After the Cord Cut: The Next Big Streaming Shake Ups

Cord cutting has become a norm, Hulu just won an Emmy, and Netflix is a Millennial obsession. What happens next? The next big streaming shake ups are right around the corner…

It’s official: The cord cutting scales have finally tipped. More people watch streaming services than have cable, according to a recent survey of U.S. internet users. As Ypulse’s Media Consumption Tracker has shown for some time, Millennials and Gen Z have been ahead on this trend, and are currently consuming far more content on YouTube and Netflix than cable. And Netflix is also gaining ground on cable as viewers’ first choice for watching shows. While most Americans are still turning to live TV programming for their viewing, 19% now say their “default” source for programming is Netflix, up from 15% last year. The study from Hub Entertainment Research found that Netflix is the first choice for 50% of 16-24-year-olds—not surprising considering the site’s hold on Millennials. Ypulse research has found that almost seven in ten 18-34-year-olds use Netflix to watch video content weekly, and Netflix is the top “channel” they report watching shows on regularly.

So, not only has cord cutting become a norm, the services making it possible are becoming the preference. The explosion of original content from SVOD (streaming video on demand) providers in recent years has changed the game, making Hulu, Amazon, and Netflix more than under-the-radar annoyances for major networks—they’re now the big rivals in the room. Heck, Hulu just won an Emmy for Best Drama Series. It’s a new era, and one that many never thought would arrive. So, what happens after the cord cut? There are more streaming service shake ups right around the corner—here are three big ones:

1. SMARTPHONE STREAMING IS THE NEW FRONTIER

Streaming is the norm with…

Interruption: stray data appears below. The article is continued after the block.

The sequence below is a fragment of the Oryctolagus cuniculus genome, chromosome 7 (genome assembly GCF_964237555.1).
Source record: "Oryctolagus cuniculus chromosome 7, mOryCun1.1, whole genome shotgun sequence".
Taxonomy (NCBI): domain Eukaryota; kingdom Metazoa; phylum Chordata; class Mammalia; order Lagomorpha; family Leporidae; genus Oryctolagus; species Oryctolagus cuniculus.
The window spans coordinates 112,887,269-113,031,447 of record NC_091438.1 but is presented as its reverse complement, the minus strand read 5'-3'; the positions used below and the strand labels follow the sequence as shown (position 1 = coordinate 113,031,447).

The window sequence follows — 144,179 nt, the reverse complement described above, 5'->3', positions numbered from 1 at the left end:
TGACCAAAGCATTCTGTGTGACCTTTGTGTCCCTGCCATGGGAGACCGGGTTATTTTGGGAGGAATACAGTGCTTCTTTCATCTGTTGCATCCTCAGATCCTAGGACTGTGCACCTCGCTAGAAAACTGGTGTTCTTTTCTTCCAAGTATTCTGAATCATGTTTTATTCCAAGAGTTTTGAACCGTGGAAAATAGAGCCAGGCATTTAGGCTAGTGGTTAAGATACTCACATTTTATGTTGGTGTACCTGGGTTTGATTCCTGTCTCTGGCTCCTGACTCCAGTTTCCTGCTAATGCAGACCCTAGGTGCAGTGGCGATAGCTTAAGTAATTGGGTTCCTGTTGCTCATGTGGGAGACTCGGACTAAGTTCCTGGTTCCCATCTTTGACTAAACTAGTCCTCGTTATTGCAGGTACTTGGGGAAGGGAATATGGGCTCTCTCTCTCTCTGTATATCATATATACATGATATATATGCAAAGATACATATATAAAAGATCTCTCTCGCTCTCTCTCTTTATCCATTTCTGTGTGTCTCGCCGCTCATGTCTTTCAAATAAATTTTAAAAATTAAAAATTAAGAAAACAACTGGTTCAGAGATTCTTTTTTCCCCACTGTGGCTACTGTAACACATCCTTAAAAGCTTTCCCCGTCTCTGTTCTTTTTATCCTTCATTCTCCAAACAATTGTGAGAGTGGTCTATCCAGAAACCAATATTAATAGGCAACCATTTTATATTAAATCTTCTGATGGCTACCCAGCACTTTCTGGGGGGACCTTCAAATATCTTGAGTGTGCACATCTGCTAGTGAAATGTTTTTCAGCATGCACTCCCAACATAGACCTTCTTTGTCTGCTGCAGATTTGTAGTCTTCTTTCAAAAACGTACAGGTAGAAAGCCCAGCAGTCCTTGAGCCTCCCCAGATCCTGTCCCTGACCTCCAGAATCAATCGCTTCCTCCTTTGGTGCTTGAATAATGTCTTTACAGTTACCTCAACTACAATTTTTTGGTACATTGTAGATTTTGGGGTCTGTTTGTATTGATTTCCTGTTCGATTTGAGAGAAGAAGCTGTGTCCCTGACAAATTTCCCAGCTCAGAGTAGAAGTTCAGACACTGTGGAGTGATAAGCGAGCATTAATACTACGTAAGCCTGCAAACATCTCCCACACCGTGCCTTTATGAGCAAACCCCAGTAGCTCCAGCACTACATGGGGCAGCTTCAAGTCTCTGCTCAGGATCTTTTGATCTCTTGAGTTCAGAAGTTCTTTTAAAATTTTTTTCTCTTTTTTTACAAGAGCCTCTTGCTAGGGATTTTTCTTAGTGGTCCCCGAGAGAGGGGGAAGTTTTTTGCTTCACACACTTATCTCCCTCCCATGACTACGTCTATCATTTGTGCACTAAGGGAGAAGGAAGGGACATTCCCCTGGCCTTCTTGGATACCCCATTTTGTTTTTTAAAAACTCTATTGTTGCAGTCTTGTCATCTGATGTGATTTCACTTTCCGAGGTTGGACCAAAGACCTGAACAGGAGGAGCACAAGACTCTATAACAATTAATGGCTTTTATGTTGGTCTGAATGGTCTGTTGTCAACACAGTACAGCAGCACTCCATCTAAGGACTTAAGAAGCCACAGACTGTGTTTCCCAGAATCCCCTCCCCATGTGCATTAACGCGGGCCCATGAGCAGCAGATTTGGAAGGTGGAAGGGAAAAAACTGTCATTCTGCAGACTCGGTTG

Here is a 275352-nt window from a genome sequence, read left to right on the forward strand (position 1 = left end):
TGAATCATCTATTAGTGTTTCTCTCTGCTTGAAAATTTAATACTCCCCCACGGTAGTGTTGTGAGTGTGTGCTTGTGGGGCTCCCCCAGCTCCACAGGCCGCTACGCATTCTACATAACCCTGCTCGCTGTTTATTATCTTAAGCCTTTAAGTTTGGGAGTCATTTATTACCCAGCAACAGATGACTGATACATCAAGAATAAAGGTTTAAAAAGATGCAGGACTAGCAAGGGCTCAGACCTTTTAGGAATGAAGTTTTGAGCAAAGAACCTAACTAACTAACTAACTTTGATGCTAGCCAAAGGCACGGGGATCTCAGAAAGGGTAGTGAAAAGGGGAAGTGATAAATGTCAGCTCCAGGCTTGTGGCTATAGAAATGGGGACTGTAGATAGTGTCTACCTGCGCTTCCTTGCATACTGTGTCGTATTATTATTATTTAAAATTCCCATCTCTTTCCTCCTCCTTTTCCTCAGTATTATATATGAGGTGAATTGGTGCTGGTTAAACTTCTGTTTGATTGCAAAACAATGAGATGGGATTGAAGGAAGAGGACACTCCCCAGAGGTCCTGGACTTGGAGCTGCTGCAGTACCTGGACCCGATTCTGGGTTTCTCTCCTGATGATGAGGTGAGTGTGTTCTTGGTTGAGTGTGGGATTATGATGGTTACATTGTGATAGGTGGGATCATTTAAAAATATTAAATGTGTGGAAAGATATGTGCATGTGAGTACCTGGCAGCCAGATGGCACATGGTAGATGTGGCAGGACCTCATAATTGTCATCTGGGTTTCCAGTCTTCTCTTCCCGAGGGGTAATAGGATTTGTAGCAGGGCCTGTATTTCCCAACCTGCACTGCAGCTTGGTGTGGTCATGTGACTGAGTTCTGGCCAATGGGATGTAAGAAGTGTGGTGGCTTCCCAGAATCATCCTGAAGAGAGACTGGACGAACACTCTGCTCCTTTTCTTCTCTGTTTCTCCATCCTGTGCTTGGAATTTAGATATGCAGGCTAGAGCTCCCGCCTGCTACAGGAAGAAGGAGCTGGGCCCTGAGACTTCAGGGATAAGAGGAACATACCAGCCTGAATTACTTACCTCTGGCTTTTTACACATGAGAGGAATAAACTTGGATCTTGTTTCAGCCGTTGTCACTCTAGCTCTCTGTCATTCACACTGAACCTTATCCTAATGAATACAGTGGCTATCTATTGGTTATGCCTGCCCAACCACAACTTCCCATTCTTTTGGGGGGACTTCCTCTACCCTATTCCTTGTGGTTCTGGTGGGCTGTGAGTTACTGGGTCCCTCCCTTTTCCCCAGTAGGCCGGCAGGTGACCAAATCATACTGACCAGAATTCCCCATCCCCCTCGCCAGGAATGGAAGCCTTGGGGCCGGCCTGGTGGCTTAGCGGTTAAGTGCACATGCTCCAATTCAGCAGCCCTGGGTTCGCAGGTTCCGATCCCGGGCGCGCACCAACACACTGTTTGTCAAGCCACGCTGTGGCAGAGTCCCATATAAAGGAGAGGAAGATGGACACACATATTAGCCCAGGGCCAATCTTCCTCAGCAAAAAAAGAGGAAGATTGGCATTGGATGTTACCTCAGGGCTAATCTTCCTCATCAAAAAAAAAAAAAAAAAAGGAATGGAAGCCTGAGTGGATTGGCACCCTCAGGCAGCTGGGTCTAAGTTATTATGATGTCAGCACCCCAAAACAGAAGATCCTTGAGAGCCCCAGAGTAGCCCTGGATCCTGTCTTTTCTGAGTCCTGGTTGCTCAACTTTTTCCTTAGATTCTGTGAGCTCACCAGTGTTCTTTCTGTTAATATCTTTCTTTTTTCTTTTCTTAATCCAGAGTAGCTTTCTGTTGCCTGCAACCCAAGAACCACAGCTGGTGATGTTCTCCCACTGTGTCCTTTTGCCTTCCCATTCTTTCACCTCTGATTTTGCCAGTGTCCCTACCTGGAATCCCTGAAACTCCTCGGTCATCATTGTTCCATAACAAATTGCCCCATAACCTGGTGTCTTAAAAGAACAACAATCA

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The Newsfeed

Quote of the Day: “Being famous is overrated. I would be more happy [sic] being locally known for the good I do in the world in a popular way but not for the wrong reasons.”—Female, 16, UT

Minecraft is being used to get kids interested in reading actual, real books. Litcraft recreates the world of a book as an interactive Minecraft map, adding “educational tasks” throughout. Treasure Island was the first completed world, followed by Kensuke's Kingdom, while The Lord of the Flies and Dante’s Inferno are in the works. Trials at U.K. schools are being met with “an enthusiastic response,” so Litcraft is eyeing a larger rollout. (The Guardian)

Nordstrom is stocking up on Instafamous brands like Allbirds, Everlane, and Reformation. The company announced that “strategic” brands account for about 40% of their current revenue and that’s expected to rise. While they benefit from indie brands’ popularity with young consumers, the direct-to-consumer brands are getting an expanded physical footprint, too. In the case of Reformation, Nordstrom explains that they “can bring sustainable fashion to a new (and much bigger) group of customers and closets.” (Business Insider)

A baseball team struck out with their “Millennial Night” promotion, putting Twitter in an uproar. We’ve warned brands that making fun of Millennials is not the way to get earn their spending power, and minor league baseball’s Montgomery Biscuits learned the lesson first-hand. Their “Millennial Night” offered participation ribbons, selfie stations, napping areas, and “lots of avocados,” while playing into stereotypes about Millennials being lazy. A Biscuits exec explains that “Something got lost in the sarcasm,” but instead of offering an apology, they doubled down with another cutting tweet. (AdweekInc.)

Nearly half of Millennials think that “their credit scores are holding them back.” OppLoans found that 27% of 18-34-year-olds haven’t been approved for a new car because of their credit while 25% have been declined for an apartment or house. Debt, a top financial concern for Millennials, is partly to blame: 15% said that their debt “is unmanageable.” Education could help dig them out of the hole, as 24% feel they’ve never learned how to build good credit. (Moneyish)

Baby Einstein is growing up for Millennial parents with a new mission and campaign. Their “Ignite a Curious Mind” effort goes after parents, not kids, with short spots that encourage curiosity. They’re also working on new toys, moving beyond their “sweet spot” of zero to 12 months for toddlers. Baby Einstein’s parent company, Kids II is also planning on reworking other brands, like Bright Starts and Ingenuity. (Ad Age)

Quote of the Day: “[American Eagle Outfitters’] clothes are generally what I wear and are my style. They're comfortable and affordable. They do not do a great deal of vanity sizing and offer something for guys and girls of every size.”—Female, 23, GA

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